Well, it doesn’t involve me in any inconvenience so the dummy remains unexpectorated, but you may not be surprised to hear how much this incenses me. I am, again as you might guess, supportive of the intent which is to reduce discrimination on various grounds (at the same time as remaining blissfully oblivious to others) but the lawyers’ approach to this is to simply make any reference to these issues taboo. Well I might quite like to engage a student on a number of these issues whilst remaining true to the spirit of the policy – indeed it would enable me to remain truer to it.

After all, it would be of interest to me if a prospective student was a homophobe, and I might be asking about breastfeeding or any number of other things in order to understand the situation of someone who was breastfeeding – it might lead to a worthwhile discussion about challenges etc. But it turns out it’s much simpler to make a rule that we are all to be presumed guilty if we discuss such things.

One might write this off as just a pity, a small silly excess to which we have gone, but it is an example of a larger phenomenon that is becoming more and more evident and unfortunate – the domination of daily life with edicts from on high. In this case, an issue arises. Those at the top of the hierarchical system then get into ‘something must be done’ mode. It is time to issue instructions. So instructions are issued. The problem is that the issue may be one of considerable subtlety. In the case of regulation, we really need the people at the coalface to be thinking about the efficiency of what they’re doing within a larger whole. It’s very difficult for the top, or the centre to get this to happen – as it has to happen at the periphery, but no matter. We’ll issue instructions.  All those making regulations must do a regulatory impact statement – to the letter of the thinking of those at the top, but alas not to the spirit.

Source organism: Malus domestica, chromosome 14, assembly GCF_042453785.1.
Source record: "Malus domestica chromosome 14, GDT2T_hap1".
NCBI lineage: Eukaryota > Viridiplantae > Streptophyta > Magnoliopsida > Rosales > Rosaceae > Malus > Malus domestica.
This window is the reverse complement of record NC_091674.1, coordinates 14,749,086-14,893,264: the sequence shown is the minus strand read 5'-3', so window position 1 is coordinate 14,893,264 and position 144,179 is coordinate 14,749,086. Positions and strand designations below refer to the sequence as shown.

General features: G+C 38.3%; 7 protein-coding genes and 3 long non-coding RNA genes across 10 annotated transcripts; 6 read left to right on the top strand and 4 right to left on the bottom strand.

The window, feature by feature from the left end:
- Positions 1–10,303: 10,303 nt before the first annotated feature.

Likewise here, the real energy in the system is not really deployed trying to engage with the issue and minimise the kinds of pernicious discrimination that the policy proscribes.  The energy is directed towards minimising the organisation’s exposure to risk. And once this is the frame, the actual issue pretty much disappears, indeed the edict is precisely to make it disappear in all the organisation’s official conduct. So much for engaging with the issue and trying to do something about it. We’re just covering our arses here.

The other thing these policies do when implemented in this way is they violate another great subtlety of human interaction. There is necessarily a great deal that is implicit in the mores of human interaction – something which preserves scope for ambiguity, irony and improvisation. The ideas that are being rolled out by policies such as this seek to make everything explicit and unambiguous or to consign it to silence.

And those on the left wonder why issues like ‘political correctness’ play as well as they do for the right. Well the right is the only place that is comfortable calling out the idiocy of this kind of thing. And people don’t like being coerced into doing farcical things. It might seem small, but, at least for some of us it’s not experienced as a small thing.

Red tape, political correctness and edicts from on high: the interview. 

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27 Responses to Red Tape, Political Correctness and Edicts from On High

  1. JJ says:

    You are of course totally right Nicholas.

    I sometimes wonder whether a contributing factor is (what I anecdotally perceive as greater than ever) disconnect between the people at the top and what actually happens. ‘Operational disconnect’ it is called in a most wonderful book “The Blunders of our Governments”.